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Liberalization without Retrenchment

PublicationArticle (with peer review)
Andreas Bergh, Ekonomisk frihet, Företagandets villkor, Gissur Ó. Erlingsson, Liberalisering, Monopol, Pragmatism, Välfärd

Abstract

In 1980, Sweden was a highly regulated economy with several state monopolies and low levels of economic freedom. Less than twenty years later, liberal reforms turned Sweden into one of the world’s most open economies with a remarkable increase in economic freedom. While there is resilience when it comes to high levels of taxes and expenditure shares of GDP, there has been a profound restructuring of Sweden’s economy in the 1980s and 1990s that previous studies have under-estimated. Furthermore, the degree of political consensus is striking, both regarding the welfare state expansions that characterized Sweden up to 1980, as well as the subsequent liberalizations. Since established theories have difficulties explaining institutional change, this article seeks to understand how the Swedish style of policy making produced this surprising political consensus on liberal reforms. It highlights the importance of three complementary factors: policy making in Sweden has always been influenced by, and intimately connected to, social science; government commissions have functioned as ‘early warning systems’, pointing out future challenges and creating a common way to perceive problems; and, as a consequence, political consensus has evolved as a feature of Swedish style of policy making. The approach to policy making has been rationalistic, technocratic and pragmatic. The article concludes that the Swedish style of policy making not only explains the period of welfare state expansion – it is also applicable to the intense reform period of the 1980s and 1990s.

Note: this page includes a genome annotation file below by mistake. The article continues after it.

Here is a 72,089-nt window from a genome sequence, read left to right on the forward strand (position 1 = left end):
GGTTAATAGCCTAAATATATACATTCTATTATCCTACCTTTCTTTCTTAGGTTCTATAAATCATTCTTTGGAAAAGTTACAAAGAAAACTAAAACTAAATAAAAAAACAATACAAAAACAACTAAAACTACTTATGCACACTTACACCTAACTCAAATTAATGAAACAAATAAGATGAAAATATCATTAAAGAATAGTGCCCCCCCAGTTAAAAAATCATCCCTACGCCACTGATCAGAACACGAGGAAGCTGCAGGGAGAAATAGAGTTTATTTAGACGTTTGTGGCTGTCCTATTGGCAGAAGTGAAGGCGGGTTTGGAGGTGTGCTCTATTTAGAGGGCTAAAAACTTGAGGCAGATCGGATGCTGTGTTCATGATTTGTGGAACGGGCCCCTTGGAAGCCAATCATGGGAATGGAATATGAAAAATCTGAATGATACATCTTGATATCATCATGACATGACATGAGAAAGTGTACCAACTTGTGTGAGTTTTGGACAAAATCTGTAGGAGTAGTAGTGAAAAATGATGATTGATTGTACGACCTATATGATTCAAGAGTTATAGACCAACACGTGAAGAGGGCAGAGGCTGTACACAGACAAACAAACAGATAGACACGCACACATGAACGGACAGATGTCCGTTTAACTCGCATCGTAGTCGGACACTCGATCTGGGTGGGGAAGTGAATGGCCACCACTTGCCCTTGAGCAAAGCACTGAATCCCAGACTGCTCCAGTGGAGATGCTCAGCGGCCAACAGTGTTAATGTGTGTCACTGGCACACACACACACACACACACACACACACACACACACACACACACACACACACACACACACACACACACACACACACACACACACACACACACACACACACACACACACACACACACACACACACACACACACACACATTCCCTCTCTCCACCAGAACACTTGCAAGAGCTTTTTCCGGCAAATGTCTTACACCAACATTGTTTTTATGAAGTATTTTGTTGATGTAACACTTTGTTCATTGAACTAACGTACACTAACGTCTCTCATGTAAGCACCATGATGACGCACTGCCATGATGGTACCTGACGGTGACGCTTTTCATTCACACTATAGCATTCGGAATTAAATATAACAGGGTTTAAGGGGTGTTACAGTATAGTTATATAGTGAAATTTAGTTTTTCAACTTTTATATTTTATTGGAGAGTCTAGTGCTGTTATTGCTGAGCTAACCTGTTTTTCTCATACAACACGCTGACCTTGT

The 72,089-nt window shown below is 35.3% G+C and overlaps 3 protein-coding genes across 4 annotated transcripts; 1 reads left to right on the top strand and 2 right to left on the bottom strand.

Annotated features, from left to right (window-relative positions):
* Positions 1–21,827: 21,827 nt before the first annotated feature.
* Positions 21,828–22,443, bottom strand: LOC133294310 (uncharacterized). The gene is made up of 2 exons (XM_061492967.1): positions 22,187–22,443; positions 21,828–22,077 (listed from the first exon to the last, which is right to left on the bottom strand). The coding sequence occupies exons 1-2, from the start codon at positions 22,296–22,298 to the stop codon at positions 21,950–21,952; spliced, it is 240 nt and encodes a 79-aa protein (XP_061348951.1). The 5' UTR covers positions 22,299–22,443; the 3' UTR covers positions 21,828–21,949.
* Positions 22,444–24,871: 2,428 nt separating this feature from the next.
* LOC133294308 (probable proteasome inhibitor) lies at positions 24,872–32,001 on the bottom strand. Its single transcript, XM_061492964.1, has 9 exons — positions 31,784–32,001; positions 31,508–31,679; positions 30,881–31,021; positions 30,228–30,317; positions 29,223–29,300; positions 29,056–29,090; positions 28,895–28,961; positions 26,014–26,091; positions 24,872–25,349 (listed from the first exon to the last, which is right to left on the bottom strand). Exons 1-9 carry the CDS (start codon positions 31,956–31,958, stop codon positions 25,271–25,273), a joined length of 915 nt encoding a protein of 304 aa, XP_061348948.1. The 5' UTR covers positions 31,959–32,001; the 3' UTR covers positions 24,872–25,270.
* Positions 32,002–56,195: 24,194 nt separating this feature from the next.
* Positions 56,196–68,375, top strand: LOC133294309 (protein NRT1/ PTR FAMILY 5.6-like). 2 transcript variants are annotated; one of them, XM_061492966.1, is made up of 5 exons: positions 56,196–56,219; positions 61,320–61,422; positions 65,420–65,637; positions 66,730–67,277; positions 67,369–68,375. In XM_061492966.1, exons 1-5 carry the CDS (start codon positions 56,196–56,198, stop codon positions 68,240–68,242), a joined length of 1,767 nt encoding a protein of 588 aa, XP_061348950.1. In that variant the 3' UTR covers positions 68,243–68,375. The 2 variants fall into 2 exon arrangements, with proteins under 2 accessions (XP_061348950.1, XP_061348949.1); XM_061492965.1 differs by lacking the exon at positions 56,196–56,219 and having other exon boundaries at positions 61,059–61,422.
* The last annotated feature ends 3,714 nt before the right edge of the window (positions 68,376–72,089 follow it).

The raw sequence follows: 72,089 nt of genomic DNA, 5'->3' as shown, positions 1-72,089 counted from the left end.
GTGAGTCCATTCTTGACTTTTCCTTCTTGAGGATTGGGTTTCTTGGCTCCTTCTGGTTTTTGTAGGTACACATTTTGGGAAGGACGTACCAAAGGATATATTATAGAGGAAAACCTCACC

Related content: Working Paper No. 110

Bergh, A. & Erlingsson, G.Ó. (2009). ”Liberalization without Retrenchment: Understanding the Consensus on Swedish Welfare State Reforms.”Scandinavian Political Studies, 32(1): 71-93.

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Liberalization without Retrenchment
Artikel (med peer review)Publication
Bergh, A. & Erlingsson, G.Ó.
Publication year

2009

Abstract

In 1980, Sweden was a highly regulated economy with several state monopolies and low levels of economic freedom. Less than twenty years later, liberal reforms turned Sweden into one of the world’s most open economies with a remarkable increase in economic freedom. While there is resilience when it comes to high levels of taxes and expenditure shares of GDP, there has been a profound restructuring of Sweden’s economy in the 1980s and 1990s that previous studies have under-estimated. Furthermore, the degree of political consensus is striking, both regarding the welfare state expansions that characterized Sweden up to 1980, as well as the subsequent liberalizations. Since established theories have difficulties explaining institutional change, this article seeks to understand how the Swedish style of policy making produced this surprising political consensus on liberal reforms. It highlights the importance of three complementary factors: policy making in Sweden has always been influenced by, and intimately connected to, social science; government commissions have functioned as ‘early warning systems’, pointing out future challenges and creating a common way to perceive problems; and, as a consequence, political consensus has evolved as a feature of Swedish style of policy making. The approach to policy making has been rationalistic, technocratic and pragmatic. The article concludes that the Swedish style of policy making not only explains the period of welfare state expansion – it is also applicable to the intense reform period of the 1980s and 1990s.